Letters and numbers are elemental building blocks of language, but here they are also the physical building blocks of the installation itself. They represent fundamental origins; they suggest potential. Origins are tied up with the notion of progress: we always move forward from a point of origin. The work lays this out for contemplation.
Monuments are attempts to preserve collective memory, and as a consequence, they are associated with permanence. Monuments help us look back into history, but history is always being made anew. We were interested in this paradox. If Double Back to Basics is to be understood as a monument, what can it mean if it is slated to disappear in six months, when the exhibition closes? What does it memorialize? If monuments are attempts to preserve memories or ideology, what might be preserved here, if anything? This is why we infused the paper with seeds, so the monument will live on as gardens to be planted by the kids. The timeline of the project is tied to an educational process where the kids witness the transformation of material from installation in a gallery to living things. This transforms the child through learning. The metamorphosis of material and form mirrors and celebrates the growth of individuals while the growth of individuals is inexorably linked to the metamorphosis.
What, if any, design philosophy does the Ball-Nogues Studio pass on to this project?
Design philosophies make us a little uncomfortable, but we do bring certain principles to the work. In essence, Double Back to Basics explores the design of disappearance. Monuments are considered permanent and unchanging. An installation in a gallery has a relatively brief lifespan. It is designed to assume a shape for a given amount of time, but then it can become something else when the installation is taken down. Perhaps this kind of thinking could be passed on to permanent structures. Perhaps buildings and monuments can have expiration dates.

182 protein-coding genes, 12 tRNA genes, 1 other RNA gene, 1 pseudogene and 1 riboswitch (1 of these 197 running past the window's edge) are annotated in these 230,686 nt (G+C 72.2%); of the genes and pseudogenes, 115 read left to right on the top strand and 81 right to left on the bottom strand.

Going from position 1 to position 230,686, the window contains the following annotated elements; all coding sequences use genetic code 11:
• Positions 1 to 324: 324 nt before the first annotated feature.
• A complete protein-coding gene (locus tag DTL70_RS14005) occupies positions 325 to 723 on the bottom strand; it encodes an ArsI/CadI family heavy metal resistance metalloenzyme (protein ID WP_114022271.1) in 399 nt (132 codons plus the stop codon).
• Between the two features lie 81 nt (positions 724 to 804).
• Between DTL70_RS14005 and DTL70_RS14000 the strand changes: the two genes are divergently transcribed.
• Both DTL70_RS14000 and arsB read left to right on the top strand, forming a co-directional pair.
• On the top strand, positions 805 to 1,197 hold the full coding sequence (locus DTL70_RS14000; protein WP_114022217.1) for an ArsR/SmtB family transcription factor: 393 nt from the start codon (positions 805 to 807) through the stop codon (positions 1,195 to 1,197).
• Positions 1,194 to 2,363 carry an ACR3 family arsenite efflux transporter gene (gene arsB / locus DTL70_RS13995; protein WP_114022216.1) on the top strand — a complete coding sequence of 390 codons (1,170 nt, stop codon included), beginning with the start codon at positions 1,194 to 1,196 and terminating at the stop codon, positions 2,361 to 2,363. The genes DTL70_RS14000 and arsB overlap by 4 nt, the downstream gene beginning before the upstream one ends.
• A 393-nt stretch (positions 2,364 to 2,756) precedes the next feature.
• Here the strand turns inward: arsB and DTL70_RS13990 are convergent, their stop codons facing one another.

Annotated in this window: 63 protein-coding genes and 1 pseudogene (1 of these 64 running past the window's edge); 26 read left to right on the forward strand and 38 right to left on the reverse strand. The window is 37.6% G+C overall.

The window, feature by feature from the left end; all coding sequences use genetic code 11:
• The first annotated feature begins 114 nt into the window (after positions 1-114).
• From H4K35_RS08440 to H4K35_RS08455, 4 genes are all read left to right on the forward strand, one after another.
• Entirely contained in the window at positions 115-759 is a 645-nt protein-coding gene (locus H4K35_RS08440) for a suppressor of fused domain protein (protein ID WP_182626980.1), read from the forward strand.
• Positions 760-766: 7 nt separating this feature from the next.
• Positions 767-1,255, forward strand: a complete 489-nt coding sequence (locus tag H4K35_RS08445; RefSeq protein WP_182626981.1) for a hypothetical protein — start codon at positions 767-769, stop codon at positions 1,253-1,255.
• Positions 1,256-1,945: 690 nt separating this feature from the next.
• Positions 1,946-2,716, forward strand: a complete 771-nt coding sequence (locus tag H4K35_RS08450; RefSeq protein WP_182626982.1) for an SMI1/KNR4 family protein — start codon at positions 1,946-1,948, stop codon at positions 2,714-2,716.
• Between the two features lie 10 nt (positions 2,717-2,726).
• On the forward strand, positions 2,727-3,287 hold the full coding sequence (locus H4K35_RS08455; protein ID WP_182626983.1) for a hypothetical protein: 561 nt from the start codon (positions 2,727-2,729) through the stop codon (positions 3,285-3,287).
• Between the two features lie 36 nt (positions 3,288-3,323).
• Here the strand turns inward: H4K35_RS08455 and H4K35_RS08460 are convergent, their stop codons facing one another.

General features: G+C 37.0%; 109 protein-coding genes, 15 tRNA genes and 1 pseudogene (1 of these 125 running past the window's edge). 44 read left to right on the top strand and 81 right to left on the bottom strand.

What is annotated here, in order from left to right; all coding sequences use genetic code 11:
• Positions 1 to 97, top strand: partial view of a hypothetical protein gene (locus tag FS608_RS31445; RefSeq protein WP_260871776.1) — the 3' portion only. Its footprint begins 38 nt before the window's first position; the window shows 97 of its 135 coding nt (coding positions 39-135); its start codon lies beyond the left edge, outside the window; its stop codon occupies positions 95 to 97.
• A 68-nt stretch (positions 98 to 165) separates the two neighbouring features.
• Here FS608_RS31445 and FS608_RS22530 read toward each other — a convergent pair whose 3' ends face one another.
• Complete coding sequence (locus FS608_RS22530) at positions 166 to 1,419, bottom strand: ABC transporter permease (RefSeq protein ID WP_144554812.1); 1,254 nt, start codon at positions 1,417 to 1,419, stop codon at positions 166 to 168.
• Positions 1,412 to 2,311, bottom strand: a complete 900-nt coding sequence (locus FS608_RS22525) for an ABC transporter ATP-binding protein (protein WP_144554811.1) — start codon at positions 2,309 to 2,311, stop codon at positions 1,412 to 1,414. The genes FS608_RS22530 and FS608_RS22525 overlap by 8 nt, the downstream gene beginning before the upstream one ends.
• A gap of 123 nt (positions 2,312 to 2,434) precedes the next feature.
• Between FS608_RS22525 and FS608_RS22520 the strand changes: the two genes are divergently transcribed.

How do you envision the student’s interaction with your piece? What do you hope they will take away from their experience of your work?
The installation suggests a monumental arch, scaled to the size of a child. Kids can pass through it, touch it, and have their photos taken standing in front of it. They can relate to it in ways people physically relate to monuments. By way of that interaction, the kids might think differently about the meaning of the letters and bricks. They might invent their own meanings.
The students will be involved in dismantling the installation. We will encourage them to take pieces of it home rather than throwing them in the trash. The paper is non-toxic and when properly cared for, it will sprout a garden. Through an educational process, the kids will facilitate an entropic process and a process that generates life. The monumental shape breaks down, but the project literally lives on, becoming a living thing. We want kids to witness this transformation and to think about how it might relate to other processes in their world. It invites them to relate to the physical world as a work in progress.
Andre Chambers, Development Intern
Photos by Tyler Crain, courtesy Ball-Nogues Studio